Background and context

International Regulatory Co-operation (IRC) is about promoting the interoperability of legal and regulatory frameworks. Global crisis are a stark reminder of the importance of having in place effective systems of IRC. The financial crisis of 2008 revealed some of the shortcomings in the international co-ordination of financial regulation and their consequences for global financial stability. Different IRC initiatives emerged in its aftermaths, for example with regard to the prudential regulation and supervision of banks at the global level (OECD, 2013[1]) or the OECD Policy Framework for Effective and Efficient Financial Regulation, which was particularly important in helping regulatory convergence in the post-Global Financial Crisis era. (OECD, 2010[2]). More recently, the COVID-19 crisis has reinforced the importance of IRC as a critical building block of regulatory policy. It has illustrated the need for greater co-ordination of laws and regulations to support the availability across borders of essentials such as medical and food, to promote work sharing, mutual learning and pooling of resources between governments to adapt their responses to the crisis and to improve the resilience of regulatory frameworks in the face of disruption.

The OECD Best Practice Principles on International Regulatory Co-operation (the Best Practice Principles), aim to support the implementation of the 2012 OECD Recommendation on Regulatory and Policy Governance [OECD/LEGAL/0390] (the 2012 Recommendation), which encourages Members and non-Members having adhered to it (hereafter Adherents) to “give consideration to all relevant international standards and frameworks for co-operation in the same field and, where appropriate, their likely effects on parties outside the jurisdiction” (Principle 12). As such, the Best Practice Principles provide policy-makers and civil servants in Adherents with practical guidance to make better use of IRC.

The Best Practice Principles aim to continue the series of reports on best practice principles for regulatory policy produced under the auspices of the OECD Regulatory Policy Committee (RPC), which provides further guidance and elaboration on the principles embodied in the 2012 Recommendation (OECD, 2012[3]).1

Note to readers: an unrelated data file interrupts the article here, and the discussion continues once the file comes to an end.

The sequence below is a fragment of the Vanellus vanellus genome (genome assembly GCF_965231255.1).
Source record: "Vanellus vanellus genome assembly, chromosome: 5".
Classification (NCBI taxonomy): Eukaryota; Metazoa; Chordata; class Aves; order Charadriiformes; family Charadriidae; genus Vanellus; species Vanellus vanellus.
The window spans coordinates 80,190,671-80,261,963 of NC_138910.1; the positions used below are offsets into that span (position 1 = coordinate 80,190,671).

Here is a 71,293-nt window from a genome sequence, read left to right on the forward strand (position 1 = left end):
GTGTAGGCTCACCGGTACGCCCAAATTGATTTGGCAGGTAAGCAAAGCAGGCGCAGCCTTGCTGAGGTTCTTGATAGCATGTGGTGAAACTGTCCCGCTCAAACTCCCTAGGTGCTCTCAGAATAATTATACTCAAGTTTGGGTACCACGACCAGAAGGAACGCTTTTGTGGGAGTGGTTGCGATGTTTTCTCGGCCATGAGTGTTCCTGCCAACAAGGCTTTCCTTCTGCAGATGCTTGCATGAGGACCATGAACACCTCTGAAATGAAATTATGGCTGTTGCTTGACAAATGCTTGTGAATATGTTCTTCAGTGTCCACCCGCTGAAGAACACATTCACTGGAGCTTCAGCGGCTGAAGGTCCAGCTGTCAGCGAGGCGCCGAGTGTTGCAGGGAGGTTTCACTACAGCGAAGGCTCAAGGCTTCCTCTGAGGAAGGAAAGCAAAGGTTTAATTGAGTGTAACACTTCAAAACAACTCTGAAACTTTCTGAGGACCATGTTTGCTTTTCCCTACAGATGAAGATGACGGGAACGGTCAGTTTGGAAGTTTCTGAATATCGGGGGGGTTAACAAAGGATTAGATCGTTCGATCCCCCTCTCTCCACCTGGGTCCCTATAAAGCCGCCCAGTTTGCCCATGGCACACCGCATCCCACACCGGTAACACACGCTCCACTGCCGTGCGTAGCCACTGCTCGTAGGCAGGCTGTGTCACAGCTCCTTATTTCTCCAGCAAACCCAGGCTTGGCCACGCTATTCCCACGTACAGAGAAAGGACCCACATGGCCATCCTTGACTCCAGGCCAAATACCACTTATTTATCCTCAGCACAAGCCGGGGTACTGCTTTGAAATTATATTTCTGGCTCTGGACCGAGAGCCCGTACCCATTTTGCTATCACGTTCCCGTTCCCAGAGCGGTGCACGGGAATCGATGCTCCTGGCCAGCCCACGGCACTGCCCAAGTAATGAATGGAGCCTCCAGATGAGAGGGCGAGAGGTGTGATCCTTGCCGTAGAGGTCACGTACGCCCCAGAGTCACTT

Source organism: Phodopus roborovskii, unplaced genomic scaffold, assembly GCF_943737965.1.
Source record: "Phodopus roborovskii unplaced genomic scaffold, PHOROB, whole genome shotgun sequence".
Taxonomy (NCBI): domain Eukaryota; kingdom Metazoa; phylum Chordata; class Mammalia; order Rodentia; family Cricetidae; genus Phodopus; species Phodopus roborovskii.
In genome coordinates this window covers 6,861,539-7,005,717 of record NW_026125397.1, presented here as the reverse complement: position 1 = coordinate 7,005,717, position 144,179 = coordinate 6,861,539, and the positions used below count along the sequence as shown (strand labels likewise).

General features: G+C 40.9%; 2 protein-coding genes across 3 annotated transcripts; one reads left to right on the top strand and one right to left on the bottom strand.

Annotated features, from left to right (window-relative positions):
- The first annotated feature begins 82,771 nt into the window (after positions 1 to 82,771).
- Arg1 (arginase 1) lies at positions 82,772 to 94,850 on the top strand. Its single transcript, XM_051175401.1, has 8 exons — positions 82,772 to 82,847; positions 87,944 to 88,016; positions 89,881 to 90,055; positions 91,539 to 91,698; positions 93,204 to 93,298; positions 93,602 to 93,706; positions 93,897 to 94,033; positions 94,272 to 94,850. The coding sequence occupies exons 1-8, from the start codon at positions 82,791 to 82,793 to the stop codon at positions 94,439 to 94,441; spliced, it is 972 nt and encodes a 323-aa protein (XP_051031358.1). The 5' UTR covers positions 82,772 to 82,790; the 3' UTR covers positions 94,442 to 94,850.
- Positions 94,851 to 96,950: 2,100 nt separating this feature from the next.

This document builds on and synthesises OECD work on IRC carried out since 2011 (Box 1). The RPC work on this has taken several directions, including stabilising the definitions and key concepts around IRC; investigating the various IRC approaches through a range of studies of specific sectors (i.e. financial sector), policy areas (i.e. competition) or approaches (i.e. mutual recognition); unpacking the interface between regulatory and trade policy; highlighting the contribution of international organisations; and analysing the national levers for embedding IRC in domestic rulemaking.

The Best Practice Principles provide a list of elements or building blocks to advance and strengthen international regulatory co-operation efforts which may be used by interested governments. They aim to be adapted to the variety of legal systems and administrative cultures among the OECD and partner countries. They can inform individual governments, leaving a sufficient degree of flexibility for administrations to adapt those policies according to local conditions. They may also provide a useful reference for governments' practical guidance and capacity building initiatives. They are accompanied by the development of other tools, such as the (APEC-OECD, Forthcoming[4]) that aims to provide a databank of case studies of IRC and a Compendium of IO Practices (OECD, Forthcoming[5]).